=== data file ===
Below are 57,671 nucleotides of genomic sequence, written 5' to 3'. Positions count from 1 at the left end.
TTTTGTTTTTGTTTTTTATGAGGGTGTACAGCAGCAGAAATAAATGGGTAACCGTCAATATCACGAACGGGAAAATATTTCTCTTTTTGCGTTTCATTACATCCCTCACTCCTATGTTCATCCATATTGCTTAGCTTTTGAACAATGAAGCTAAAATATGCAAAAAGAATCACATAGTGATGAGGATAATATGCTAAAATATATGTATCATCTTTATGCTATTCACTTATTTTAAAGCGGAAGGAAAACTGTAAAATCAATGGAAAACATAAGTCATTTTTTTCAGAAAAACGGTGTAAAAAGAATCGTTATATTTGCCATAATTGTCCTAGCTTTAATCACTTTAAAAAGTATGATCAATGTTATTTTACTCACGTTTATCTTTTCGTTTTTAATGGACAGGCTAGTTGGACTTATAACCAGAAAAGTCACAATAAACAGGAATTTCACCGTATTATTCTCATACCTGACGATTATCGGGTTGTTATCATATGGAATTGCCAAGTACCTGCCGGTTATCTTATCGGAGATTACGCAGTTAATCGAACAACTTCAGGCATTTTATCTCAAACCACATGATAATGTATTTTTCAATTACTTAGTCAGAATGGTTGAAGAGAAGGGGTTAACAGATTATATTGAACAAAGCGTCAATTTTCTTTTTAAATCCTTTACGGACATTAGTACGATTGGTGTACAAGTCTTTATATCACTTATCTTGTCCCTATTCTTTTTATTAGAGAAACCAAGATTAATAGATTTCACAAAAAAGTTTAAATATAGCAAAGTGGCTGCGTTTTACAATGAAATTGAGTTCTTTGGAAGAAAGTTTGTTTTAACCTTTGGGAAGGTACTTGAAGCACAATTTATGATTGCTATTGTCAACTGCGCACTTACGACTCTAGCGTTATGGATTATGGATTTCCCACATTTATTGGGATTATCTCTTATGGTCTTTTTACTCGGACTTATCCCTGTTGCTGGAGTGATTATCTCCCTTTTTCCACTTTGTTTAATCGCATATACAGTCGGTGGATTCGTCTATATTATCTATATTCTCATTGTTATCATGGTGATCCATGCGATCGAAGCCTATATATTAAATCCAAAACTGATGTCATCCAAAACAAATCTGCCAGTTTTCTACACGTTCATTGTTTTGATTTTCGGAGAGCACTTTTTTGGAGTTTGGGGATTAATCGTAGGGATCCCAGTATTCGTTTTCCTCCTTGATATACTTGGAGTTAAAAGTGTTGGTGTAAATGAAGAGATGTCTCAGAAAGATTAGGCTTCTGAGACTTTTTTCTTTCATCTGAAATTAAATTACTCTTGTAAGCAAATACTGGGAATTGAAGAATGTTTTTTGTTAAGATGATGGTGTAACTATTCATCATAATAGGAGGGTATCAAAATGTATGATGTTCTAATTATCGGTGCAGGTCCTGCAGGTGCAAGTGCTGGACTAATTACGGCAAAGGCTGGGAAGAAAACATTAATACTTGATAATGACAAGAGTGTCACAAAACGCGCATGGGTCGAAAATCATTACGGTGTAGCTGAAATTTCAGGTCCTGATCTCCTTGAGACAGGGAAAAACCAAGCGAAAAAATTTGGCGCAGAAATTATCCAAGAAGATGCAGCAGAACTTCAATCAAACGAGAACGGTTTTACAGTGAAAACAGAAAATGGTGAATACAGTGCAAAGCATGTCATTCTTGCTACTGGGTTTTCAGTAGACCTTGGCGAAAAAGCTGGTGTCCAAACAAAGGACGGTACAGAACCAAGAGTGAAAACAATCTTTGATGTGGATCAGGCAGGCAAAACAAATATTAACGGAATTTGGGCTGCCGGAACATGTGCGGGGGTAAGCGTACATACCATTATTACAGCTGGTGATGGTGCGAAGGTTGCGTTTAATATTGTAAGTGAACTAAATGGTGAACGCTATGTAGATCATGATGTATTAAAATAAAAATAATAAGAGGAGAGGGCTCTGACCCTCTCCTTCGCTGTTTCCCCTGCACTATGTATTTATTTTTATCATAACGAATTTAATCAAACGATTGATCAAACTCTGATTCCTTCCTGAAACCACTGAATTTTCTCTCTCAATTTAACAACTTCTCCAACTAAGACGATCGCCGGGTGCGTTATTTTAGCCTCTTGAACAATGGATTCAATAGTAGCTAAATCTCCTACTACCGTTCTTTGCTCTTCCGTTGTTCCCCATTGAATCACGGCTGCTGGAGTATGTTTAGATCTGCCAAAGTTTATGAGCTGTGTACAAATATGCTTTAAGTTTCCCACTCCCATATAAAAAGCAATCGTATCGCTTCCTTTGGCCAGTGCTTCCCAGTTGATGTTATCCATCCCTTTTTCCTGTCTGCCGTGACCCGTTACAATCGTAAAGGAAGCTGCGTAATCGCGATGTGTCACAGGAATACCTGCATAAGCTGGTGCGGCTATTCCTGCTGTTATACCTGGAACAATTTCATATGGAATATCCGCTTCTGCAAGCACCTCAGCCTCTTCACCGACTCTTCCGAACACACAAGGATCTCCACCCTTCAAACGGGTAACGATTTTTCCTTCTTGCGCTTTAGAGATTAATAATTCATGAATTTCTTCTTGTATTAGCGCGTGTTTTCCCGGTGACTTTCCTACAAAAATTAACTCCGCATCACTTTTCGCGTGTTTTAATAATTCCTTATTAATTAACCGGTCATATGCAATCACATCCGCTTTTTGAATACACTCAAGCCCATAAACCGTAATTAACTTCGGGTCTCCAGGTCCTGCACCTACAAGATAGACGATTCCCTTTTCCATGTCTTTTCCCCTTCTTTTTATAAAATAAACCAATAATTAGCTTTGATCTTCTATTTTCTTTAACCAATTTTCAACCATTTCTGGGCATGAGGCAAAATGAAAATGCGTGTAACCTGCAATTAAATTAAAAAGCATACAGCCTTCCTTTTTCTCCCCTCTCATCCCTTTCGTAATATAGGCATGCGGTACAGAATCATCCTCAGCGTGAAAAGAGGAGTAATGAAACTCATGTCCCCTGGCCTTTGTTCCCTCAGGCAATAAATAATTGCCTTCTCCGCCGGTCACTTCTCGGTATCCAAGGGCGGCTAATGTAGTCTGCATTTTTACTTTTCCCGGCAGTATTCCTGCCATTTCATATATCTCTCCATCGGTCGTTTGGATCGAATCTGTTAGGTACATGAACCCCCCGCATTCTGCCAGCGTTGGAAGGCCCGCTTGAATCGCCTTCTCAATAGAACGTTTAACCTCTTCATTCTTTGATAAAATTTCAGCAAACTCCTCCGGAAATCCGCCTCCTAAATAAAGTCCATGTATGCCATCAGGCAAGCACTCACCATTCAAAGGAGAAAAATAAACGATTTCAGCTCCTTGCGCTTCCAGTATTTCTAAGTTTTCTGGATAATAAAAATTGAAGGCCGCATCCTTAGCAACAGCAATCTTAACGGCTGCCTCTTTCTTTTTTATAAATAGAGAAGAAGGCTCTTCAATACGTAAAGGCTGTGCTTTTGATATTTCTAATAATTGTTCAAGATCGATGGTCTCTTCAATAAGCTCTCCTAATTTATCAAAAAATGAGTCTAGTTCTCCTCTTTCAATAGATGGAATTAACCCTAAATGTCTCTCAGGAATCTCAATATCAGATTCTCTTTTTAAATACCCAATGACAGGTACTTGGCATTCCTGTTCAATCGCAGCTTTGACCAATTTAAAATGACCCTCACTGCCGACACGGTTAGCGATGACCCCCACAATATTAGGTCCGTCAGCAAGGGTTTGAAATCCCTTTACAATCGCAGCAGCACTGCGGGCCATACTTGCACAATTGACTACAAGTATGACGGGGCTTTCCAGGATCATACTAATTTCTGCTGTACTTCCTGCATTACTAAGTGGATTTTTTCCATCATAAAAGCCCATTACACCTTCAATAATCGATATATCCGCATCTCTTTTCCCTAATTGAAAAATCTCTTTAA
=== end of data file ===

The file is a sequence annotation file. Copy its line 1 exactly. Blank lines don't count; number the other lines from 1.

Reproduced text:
Below are 57,671 nucleotides of genomic sequence, written 5' to 3'. Positions count from 1 at the left end.